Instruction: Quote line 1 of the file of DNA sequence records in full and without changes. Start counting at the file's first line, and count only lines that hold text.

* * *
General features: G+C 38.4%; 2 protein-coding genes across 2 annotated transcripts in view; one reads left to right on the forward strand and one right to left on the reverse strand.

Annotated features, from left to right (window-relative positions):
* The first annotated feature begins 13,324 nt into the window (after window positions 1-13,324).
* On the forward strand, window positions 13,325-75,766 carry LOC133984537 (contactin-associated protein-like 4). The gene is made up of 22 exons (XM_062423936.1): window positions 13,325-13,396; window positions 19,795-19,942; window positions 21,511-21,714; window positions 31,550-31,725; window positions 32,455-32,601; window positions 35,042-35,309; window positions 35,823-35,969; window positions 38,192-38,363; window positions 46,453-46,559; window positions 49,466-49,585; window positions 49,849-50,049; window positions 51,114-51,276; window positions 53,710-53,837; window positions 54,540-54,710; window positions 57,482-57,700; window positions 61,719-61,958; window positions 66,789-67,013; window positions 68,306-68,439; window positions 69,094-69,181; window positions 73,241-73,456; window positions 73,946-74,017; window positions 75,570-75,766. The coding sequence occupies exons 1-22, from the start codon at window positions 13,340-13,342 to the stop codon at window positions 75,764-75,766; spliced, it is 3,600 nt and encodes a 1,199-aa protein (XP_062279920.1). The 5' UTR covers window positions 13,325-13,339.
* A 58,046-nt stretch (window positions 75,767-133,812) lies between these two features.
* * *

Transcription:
General features: G+C 38.4%; 2 protein-coding genes across 2 annotated transcripts in view; one reads left to right on the forward strand and one right to left on the reverse strand.